The molecular mechanisms underlying the proinflammatory actions of thiazolidinediones in human macrophages.

Journal Article (Journal Article)

It is hypothesized that the antiinflammatory actions of peroxisome proliferator-activated receptors (PPARs) may explain the protective effect of these receptors in diabetes, atherosclerosis, cancer, and other inflammatory diseases. However, emerging evidence for proinflammatory activities of activated PPARs is concerning in light of new studies that associate PPAR modulators with an increased incidence of both cardiovascular events in humans and the sporadic formation of tumors in rodents. In an attempt to define the role of each PPAR subtype in inflammation, we made the unexpected observation that human PPARdelta is a positive regulator of inflammatory responses in both monocytes and macrophages. Notably, TNFalpha-stimulated cells administered PPARdelta agonists express and secrete elevated levels of inflammatory cytokines. Most surprising, however, was the finding that thiazolidinediones (TZDs) and other known PPARgamma ligands display different degrees of proinflammatory activities in a PPARgamma- and PPARalpha-independent manner via their ability to augment PPARdelta signaling. A series of mechanistic studies revealed that TZDs, at clinically relevant concentrations, bind and activate the transcriptional activity of PPARdelta. Collectively, these studies suggest that the observed proinflammatory and potentially deleterious effects of PPARgamma ligands may be mediated through an off-target effect on PPARdelta. These studies highlight the need for PPAR modulators with increased receptor subtype specificity. Furthermore, they suggest that differences in systemic exposure and consequently in the activation of PPARgamma and PPARdelta may explain why TZDs can exhibit both inflammatory and antiinflammatory activities in humans.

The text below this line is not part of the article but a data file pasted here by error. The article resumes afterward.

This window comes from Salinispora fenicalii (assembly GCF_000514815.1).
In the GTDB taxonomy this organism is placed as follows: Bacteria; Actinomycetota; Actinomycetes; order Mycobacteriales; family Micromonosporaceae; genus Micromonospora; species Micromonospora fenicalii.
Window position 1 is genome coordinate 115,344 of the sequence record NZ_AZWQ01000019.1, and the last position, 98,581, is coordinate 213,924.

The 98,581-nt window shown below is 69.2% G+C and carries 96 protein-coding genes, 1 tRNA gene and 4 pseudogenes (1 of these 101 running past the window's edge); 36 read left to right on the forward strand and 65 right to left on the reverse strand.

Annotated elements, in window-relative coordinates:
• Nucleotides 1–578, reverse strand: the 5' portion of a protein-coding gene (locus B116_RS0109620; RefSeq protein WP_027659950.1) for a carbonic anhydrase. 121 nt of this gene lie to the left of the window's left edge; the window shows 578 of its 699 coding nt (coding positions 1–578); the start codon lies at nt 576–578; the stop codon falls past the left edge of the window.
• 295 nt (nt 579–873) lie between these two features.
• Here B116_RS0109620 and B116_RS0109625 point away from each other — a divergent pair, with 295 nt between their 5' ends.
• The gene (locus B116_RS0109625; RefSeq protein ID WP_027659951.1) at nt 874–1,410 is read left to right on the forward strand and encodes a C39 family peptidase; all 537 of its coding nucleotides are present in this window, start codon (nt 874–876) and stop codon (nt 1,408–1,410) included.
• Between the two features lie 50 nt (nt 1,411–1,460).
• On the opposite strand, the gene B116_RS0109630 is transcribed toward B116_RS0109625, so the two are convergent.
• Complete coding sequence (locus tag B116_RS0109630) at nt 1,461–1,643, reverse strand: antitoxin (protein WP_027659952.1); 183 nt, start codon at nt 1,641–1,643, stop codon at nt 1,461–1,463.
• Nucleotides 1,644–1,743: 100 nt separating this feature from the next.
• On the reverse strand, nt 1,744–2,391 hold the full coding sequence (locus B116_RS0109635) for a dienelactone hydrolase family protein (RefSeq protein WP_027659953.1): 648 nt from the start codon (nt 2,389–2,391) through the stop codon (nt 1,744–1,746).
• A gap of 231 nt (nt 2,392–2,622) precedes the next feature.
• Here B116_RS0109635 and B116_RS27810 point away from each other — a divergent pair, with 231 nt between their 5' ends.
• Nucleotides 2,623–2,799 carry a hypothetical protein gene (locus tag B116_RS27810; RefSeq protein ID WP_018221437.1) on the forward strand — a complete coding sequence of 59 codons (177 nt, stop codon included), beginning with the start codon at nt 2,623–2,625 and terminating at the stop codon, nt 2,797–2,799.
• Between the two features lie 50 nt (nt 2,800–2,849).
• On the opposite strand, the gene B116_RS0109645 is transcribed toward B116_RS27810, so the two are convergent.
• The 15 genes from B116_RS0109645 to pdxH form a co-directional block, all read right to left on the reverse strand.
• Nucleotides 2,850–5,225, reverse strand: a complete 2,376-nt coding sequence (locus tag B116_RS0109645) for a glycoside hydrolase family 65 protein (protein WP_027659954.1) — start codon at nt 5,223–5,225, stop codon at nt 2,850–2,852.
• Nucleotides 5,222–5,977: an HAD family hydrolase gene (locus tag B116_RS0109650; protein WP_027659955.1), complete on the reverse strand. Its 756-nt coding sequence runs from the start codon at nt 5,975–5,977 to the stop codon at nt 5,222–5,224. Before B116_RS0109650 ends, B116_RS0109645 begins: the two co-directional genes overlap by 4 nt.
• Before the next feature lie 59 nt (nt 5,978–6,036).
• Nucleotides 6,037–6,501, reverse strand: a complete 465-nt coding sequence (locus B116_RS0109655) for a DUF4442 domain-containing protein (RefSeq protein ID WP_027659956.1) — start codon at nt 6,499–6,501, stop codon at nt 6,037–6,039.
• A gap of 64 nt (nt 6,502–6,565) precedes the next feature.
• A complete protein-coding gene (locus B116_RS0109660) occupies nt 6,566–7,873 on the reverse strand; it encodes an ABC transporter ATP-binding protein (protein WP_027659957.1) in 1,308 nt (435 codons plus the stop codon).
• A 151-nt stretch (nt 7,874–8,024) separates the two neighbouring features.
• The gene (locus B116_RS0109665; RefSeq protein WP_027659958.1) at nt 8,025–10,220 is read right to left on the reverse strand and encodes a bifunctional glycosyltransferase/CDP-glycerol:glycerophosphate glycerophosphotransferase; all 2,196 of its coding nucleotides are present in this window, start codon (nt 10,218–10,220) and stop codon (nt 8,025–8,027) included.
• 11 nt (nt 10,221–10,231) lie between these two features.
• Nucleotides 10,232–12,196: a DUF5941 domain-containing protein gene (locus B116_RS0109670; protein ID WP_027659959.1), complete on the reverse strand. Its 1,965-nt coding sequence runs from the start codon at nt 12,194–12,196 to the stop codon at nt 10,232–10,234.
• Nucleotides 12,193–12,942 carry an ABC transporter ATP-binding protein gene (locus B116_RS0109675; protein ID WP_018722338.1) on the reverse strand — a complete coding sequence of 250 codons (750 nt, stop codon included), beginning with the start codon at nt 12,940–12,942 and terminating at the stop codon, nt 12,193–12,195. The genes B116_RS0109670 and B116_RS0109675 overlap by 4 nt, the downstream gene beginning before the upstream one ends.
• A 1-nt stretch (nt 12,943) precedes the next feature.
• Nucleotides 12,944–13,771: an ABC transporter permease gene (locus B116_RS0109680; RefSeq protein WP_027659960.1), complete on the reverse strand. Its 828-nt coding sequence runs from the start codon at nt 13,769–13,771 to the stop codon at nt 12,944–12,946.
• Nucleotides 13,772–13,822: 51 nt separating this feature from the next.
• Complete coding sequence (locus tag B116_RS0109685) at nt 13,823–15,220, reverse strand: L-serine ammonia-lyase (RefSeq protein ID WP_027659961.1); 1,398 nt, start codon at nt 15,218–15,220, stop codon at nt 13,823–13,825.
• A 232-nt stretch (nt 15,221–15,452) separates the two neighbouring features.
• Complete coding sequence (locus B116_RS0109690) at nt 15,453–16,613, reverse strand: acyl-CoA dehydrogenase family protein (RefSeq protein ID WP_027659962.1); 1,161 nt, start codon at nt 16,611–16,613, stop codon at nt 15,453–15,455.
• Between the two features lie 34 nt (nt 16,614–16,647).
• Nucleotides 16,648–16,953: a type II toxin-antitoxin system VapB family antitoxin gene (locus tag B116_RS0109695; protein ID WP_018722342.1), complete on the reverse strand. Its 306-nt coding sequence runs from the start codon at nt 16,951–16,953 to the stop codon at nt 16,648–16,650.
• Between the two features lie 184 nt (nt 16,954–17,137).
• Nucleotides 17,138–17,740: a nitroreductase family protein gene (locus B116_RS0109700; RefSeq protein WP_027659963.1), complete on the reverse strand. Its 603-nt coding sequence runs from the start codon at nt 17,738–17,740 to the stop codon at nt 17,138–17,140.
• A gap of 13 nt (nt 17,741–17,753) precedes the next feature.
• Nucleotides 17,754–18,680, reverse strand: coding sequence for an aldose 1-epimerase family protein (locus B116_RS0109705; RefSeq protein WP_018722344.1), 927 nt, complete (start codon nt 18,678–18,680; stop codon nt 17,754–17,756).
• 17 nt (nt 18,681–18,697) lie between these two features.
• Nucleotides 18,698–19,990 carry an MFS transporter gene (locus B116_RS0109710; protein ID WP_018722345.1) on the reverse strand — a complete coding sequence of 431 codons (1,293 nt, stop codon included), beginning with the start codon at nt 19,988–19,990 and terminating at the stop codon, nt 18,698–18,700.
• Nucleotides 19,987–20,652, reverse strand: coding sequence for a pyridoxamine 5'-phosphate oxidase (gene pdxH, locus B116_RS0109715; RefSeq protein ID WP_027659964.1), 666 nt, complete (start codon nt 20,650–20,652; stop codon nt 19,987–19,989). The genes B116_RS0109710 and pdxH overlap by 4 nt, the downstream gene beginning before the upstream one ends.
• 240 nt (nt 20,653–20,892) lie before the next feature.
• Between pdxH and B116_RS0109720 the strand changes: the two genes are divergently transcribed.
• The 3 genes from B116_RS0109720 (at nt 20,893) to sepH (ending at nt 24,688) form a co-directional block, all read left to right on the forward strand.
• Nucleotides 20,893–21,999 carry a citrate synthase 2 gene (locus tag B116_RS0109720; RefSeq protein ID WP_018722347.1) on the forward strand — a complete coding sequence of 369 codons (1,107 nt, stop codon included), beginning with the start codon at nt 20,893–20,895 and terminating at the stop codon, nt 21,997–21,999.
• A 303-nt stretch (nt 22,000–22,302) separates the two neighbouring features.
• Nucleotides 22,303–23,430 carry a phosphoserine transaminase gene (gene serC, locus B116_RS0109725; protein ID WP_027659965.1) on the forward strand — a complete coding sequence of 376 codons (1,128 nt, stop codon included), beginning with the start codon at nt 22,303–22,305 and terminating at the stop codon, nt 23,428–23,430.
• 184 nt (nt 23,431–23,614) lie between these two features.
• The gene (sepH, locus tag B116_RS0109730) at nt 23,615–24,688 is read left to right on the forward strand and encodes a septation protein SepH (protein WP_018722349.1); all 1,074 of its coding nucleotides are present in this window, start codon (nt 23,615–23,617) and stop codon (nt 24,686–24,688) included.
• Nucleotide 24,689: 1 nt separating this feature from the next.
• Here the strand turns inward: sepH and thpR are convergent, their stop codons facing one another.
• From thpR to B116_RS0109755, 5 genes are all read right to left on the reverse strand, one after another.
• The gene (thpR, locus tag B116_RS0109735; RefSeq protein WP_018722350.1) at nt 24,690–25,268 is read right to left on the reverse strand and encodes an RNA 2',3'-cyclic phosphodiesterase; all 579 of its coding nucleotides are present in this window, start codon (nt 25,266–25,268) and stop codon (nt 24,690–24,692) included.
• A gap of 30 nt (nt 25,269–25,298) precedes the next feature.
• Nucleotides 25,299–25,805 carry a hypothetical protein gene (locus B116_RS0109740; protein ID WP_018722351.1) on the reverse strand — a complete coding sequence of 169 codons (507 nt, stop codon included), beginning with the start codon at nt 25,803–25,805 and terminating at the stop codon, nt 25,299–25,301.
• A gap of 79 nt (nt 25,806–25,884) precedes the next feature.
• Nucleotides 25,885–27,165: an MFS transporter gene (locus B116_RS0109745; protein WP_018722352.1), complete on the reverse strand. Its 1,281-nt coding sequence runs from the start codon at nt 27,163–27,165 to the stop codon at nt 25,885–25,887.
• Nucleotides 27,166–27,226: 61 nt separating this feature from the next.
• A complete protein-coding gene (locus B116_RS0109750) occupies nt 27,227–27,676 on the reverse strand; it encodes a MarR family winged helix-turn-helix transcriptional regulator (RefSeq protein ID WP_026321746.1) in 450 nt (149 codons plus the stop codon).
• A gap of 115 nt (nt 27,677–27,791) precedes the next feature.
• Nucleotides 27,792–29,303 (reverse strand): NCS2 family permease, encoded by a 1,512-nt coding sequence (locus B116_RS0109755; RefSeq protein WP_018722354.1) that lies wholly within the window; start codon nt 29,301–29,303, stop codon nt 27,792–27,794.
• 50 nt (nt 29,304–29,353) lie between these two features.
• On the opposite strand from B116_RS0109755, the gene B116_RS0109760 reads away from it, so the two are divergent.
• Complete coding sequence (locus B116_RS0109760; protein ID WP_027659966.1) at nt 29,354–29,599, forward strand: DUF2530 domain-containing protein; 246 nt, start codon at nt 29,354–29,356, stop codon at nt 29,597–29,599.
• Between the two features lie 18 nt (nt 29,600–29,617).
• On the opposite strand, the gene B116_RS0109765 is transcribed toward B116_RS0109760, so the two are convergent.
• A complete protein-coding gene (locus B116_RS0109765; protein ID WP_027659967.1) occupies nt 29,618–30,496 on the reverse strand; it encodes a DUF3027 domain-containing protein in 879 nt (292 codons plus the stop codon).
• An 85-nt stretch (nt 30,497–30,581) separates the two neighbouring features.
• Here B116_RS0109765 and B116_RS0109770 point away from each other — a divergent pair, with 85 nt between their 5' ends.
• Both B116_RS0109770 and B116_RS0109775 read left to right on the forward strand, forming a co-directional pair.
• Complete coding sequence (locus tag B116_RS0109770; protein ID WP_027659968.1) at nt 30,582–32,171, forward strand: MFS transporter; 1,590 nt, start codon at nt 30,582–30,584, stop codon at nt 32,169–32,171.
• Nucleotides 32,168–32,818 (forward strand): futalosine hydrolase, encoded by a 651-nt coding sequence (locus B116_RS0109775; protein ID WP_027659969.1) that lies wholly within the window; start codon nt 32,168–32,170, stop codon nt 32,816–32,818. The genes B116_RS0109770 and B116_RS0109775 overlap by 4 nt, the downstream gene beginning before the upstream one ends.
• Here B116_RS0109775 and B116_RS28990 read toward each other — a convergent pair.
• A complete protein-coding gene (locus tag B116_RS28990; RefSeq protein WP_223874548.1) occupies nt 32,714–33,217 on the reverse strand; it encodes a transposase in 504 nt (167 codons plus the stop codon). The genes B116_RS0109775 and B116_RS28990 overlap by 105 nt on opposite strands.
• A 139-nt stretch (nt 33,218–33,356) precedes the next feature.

Full Text

Duke Authors

Cited Authors

  • Hall, JM; McDonnell, DP

Published Date

  • August 2007

Published In

Volume / Issue

  • 21 / 8

Start / End Page

  • 1756 - 1768

PubMed ID

  • 17488971

Pubmed Central ID

  • 17488971

International Standard Serial Number (ISSN)

  • 0888-8809

Digital Object Identifier (DOI)

  • 10.1210/me.2007-0060


  • eng

Conference Location

  • United States